Link Wray – Shim Sham Club (New Orleans, LA)
Looking like an ancient Hopi trickster, his eyes gleaming with malevolent glee, Link Wray took the stage like a primal force of nature with his elemental power chords that announced he was ready to “Rumble” — the murderous instrumental that caused thousands of 1950s mothers to lock up their daughters, and countless latter-day guitar heroes to plug in.
Over the course of the next two hours, the 73-year-old rockabilly icon reduced a crowd of New Orleans hipsters to a quivering mass of flayed neurons. By the time his umpteenth reprise of “Rumble” collided with his other monster riff hog, “Rawhide”, for the final denouement, the question “how raw can a hide get?” had long since been rendered moot.
Half a century after Wray first punched holes in his amp and forever fuzzed up rock ‘n’ roll, his sound remains as vital as the muscular sinews of his arms. Flanked by his own band of gypsies — bassist Atom Ellis and drummer Doug Heifetz, both of Dieselhed — Wray spewed roiling distortions like Dick Dale’s evil twin. Punctuating his performance with Cheshire cat grins, he stalked the stage in all-black Ninja garb, dragging Ellis by the neck of his bass into ad hoc duos and pumping Heifetz into overdrive. Beating her own sense of time on tambourine was Wray’s zaftig Danish wife, Olive, who stepped in frequently to free his flailing ponytail from the strap of his black Fender Strat.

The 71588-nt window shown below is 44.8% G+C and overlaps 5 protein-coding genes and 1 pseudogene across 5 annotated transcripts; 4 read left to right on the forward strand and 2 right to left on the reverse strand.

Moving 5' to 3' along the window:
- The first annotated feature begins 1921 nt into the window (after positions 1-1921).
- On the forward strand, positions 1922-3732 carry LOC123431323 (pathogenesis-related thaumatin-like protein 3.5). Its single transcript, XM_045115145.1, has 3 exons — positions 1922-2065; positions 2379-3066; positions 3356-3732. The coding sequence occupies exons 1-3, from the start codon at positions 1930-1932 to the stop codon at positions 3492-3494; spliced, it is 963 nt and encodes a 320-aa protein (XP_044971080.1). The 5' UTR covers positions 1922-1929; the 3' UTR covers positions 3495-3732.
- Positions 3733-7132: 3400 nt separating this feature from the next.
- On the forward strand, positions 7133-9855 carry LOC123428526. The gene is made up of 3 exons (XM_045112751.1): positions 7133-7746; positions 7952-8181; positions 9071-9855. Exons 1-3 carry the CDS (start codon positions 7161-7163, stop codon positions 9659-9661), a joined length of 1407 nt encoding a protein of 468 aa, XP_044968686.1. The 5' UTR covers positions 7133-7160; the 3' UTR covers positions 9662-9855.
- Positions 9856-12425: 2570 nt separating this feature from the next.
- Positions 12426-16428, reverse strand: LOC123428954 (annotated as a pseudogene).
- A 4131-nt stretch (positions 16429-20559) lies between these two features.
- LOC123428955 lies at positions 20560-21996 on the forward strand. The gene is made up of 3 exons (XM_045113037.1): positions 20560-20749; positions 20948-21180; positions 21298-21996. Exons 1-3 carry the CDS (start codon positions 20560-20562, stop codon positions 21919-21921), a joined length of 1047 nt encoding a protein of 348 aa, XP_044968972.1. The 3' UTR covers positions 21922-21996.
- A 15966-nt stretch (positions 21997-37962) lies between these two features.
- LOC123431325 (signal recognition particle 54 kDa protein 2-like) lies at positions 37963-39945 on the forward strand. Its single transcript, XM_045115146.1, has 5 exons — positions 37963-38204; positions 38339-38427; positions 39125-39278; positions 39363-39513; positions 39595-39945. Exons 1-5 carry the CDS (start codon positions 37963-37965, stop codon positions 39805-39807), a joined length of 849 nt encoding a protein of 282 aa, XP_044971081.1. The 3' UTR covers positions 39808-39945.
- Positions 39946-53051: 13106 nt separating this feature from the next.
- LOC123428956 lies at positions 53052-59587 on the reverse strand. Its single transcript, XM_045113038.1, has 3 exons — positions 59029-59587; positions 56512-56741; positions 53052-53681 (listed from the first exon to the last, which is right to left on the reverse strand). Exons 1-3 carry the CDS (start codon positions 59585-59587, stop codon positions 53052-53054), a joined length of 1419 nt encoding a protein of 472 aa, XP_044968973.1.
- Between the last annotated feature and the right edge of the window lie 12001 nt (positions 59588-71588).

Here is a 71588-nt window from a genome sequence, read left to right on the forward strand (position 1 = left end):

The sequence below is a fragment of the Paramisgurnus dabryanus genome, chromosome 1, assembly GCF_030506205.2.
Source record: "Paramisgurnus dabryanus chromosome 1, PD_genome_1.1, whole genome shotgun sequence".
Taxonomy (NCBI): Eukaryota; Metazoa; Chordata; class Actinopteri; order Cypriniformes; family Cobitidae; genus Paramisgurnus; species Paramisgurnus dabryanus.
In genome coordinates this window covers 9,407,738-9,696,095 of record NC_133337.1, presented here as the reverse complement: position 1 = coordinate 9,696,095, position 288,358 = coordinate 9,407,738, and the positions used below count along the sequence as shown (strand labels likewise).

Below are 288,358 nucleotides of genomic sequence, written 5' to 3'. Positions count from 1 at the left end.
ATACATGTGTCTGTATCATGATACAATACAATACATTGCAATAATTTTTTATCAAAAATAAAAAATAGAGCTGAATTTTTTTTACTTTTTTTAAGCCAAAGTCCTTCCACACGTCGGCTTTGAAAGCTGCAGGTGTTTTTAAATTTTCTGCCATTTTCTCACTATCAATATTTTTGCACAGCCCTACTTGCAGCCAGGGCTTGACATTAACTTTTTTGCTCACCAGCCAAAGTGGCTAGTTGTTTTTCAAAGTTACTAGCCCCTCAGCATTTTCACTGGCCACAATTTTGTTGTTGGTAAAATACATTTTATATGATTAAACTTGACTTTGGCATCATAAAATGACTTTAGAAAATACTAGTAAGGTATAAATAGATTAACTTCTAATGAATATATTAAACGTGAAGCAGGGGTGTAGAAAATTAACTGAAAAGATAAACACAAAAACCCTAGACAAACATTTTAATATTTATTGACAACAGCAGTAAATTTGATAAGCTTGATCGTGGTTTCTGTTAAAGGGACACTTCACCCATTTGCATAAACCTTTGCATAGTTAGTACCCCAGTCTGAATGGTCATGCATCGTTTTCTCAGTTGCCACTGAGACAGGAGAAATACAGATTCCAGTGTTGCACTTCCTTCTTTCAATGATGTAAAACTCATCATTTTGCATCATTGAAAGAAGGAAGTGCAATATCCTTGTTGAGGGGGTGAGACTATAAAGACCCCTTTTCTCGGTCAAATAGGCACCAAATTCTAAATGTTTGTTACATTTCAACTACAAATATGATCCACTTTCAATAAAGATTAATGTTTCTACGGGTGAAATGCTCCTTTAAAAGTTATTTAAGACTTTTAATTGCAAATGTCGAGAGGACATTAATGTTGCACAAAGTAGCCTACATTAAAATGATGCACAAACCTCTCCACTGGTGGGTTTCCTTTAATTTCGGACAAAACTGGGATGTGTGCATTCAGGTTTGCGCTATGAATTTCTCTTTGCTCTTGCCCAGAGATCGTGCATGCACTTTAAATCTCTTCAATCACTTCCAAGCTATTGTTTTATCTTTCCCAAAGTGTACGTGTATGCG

Bookended by his trademark sonic tsunamis, the emotional heart of Wray’s performance came midway through the set, when a few strangulated yelps heralded a song cycle. Though powered by just one lung (the other was lost to tuberculosis during the Korean War), his voice, once loosed, was a real crooner’s instrument: buttery, rich and warm. He used it to great effect to amplify the bone-chilling lyrics of “Fallin’ Rain”: “I see a man cryin’, lyin on the cold, cold ground.” Memorably covered by the Neville Brothers — “I cry every time I listen to them sing it,” Wray confided — it resonated strongly in the Nevilles’ hometown.
In a perfect piece of theater, Wray would have left us gasping for more after a jaw-dropping 90 minutes. Instead, like the Energizer bunny, he kept going and going and going, almost past the point of no return. Then again, he may still be years ahead of his time and we’re all just a bunch of wimps.